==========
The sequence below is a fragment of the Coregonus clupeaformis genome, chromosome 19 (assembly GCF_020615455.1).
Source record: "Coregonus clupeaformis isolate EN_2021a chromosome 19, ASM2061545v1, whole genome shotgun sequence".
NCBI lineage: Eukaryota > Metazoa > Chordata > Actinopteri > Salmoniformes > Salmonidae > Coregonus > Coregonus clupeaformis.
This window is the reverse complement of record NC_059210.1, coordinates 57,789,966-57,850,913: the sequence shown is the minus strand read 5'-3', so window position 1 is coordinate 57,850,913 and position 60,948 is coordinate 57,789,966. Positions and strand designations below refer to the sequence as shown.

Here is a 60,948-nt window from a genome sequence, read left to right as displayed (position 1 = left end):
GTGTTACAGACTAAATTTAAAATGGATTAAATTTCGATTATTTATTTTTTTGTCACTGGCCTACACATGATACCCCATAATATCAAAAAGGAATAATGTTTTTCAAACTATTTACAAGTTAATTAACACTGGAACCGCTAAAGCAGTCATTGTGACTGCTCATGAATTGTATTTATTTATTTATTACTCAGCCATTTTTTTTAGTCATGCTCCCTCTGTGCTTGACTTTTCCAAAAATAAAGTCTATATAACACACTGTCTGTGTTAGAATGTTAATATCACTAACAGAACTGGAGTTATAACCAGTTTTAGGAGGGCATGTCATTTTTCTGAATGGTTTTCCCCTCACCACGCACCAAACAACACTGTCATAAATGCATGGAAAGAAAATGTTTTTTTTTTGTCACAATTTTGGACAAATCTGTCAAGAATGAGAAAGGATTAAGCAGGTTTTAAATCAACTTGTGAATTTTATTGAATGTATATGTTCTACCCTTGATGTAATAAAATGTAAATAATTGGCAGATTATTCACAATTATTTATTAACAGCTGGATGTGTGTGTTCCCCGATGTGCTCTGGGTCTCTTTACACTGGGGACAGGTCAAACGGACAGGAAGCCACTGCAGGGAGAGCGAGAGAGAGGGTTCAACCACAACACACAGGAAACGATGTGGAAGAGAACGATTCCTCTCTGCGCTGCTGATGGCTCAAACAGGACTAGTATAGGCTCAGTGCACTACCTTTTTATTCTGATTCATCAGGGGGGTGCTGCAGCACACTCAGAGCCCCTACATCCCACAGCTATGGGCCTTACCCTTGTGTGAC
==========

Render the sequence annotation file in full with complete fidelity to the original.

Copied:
The sequence below is a fragment of the Coregonus clupeaformis genome, chromosome 19 (assembly GCF_020615455.1).
Source record: "Coregonus clupeaformis isolate EN_2021a chromosome 19, ASM2061545v1, whole genome shotgun sequence".
NCBI lineage: Eukaryota > Metazoa > Chordata > Actinopteri > Salmoniformes > Salmonidae > Coregonus > Coregonus clupeaformis.
This window is the reverse complement of record NC_059210.1, coordinates 57,789,966-57,850,913: the sequence shown is the minus strand read 5'-3', so window position 1 is coordinate 57,850,913 and position 60,948 is coordinate 57,789,966. Positions and strand designations below refer to the sequence as shown.

Here is a 60,948-nt window from a genome sequence, read left to right as displayed (position 1 = left end):
GTGTTACAGACTAAATTTAAAATGGATTAAATTTCGATTATTTATTTTTTTGTCACTGGCCTACACATGATACCCCATAATATCAAAAAGGAATAATGTTTTTCAAACTATTTACAAGTTAATTAACACTGGAACCGCTAAAGCAGTCATTGTGACTGCTCATGAATTGTATTTATTTATTTATTACTCAGCCATTTTTTTTAGTCATGCTCCCTCTGTGCTTGACTTTTCCAAAAATAAAGTCTATATAACACACTGTCTGTGTTAGAATGTTAATATCACTAACAGAACTGGAGTTATAACCAGTTTTAGGAGGGCATGTCATTTTTCTGAATGGTTTTCCCCTCACCACGCACCAAACAACACTGTCATAAATGCATGGAAAGAAAATGTTTTTTTTTTGTCACAATTTTGGACAAATCTGTCAAGAATGAGAAAGGATTAAGCAGGTTTTAAATCAACTTGTGAATTTTATTGAATGTATATGTTCTACCCTTGATGTAATAAAATGTAAATAATTGGCAGATTATTCACAATTATTTATTAACAGCTGGATGTGTGTGTTCCCCGATGTGCTCTGGGTCTCTTTACACTGGGGACAGGTCAAACGGACAGGAAGCCACTGCAGGGAGAGCGAGAGAGAGGGTTCAACCACAACACACAGGAAACGATGTGGAAGAGAACGATTCCTCTCTGCGCTGCTGATGGCTCAAACAGGACTAGTATAGGCTCAGTGCACTACCTTTTTATTCTGATTCATCAGGGGGGTGCTGCAGCACACTCAGAGCCCCTACATCCCACAGCTATGGGCCTTACCCTTGTGTGAC